OPINION

From farm to fork

Many people are not eating the right food. For some, it’s simply a decision to stick with food they enjoy, but which isn’t too healthy. This is leading to an increase in non-communicable diseases. This in turn leads to major burdens on our health-care systems that have the potential to derail the economic progress that is essential for the poor to improve their lives. For others, it’s about limited access to nutritious foods or a lack of affordability, leading to monotonous diets that do not provide the daily nutrients for them to develop fully. Part of the reason nutrition is under threat worldwide is that our food systems are not properly responding to nutritional needs. In other words, somewhere along that long road from farm to fork, there are serious detours taking place.

Fortunately, there is now a major international effort to improve global food systems and link those improvements to better nutrition and diets. Last year, in Rome, the Food and Agriculture Organisation of the UN (FAO) and the World Health Organisation convened an International Symposium on Sustainable Food Systems for Healthy Diets and Improved Nutrition. It was a follow-up to the Second International Conference on Nutrition in 2014. While these big conferences might seem somewhat distant to the realities faced by food producers, farmers, fishers, supply chains and processors, they are placing nutrition at the centre of the debate on improving our food systems, which is where it needs to be, because while improving nutrition is a personal responsibility, it also begins at the desk of the policymaker and at the end of a pitchfork.

Indeed, the vast majority of the food we eat is produced by smallholder farmers, many of whom are poor and undernourished themselves. Improvements to food systems must be achieved in ways that benefit their livelihood and nutritional needs. The Sustainable Development Goals have a target that recognises that smallholders provide a critical entry point for building dynamic rural economies and they need to be resourced with inputs and technology and linked to higher market value.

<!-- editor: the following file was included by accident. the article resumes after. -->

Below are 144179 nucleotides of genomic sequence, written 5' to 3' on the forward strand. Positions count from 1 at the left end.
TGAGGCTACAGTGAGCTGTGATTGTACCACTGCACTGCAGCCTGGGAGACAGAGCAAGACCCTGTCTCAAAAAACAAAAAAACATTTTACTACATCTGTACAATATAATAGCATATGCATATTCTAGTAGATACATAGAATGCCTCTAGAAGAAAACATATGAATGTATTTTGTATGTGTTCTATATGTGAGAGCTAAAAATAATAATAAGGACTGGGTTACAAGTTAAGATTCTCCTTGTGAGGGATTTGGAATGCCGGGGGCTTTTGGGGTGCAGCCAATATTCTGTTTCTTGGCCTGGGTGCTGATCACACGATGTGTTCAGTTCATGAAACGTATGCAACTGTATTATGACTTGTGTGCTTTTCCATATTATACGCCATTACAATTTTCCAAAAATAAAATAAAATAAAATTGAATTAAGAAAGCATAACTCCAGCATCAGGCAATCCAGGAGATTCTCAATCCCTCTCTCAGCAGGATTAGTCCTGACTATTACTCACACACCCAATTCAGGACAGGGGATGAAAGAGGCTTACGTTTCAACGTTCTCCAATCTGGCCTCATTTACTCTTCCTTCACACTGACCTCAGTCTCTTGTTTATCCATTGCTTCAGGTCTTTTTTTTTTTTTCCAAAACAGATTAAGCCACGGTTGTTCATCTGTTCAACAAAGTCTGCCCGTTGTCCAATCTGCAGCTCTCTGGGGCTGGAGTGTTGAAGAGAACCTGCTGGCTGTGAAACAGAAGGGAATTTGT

Diets are changing, but not always for the better – and that’s a big worry. Bringing together the key players in the food system makes sense because the policymakers who can push the nutrition agenda forward need to hear what works and what doesn’t from the people who grow our food, and from the people who transport it, process it, market it and sell it.

This week in Bangkok, FAO and other UN partners are bringing together experts on nutrition and major players in the food systems sector from across Asia and the Pacific. The outcomes of the Asia-Pacific Symposium on Sustainable Food Systems for Healthy Diets and Improved Nutrition will provide further support to the aims of the United Nations Decade of Action on Nutrition (2016-2025). We must all work together to equip our food systems to produce and deliver more nutritious food. Only then can the goal of achieving zero hunger be realised.

Kundhavi Kadiresan is Assistant Director-General and FAO Regional Representative for Asia and the Pacific. She is based in Bangkok, Thailand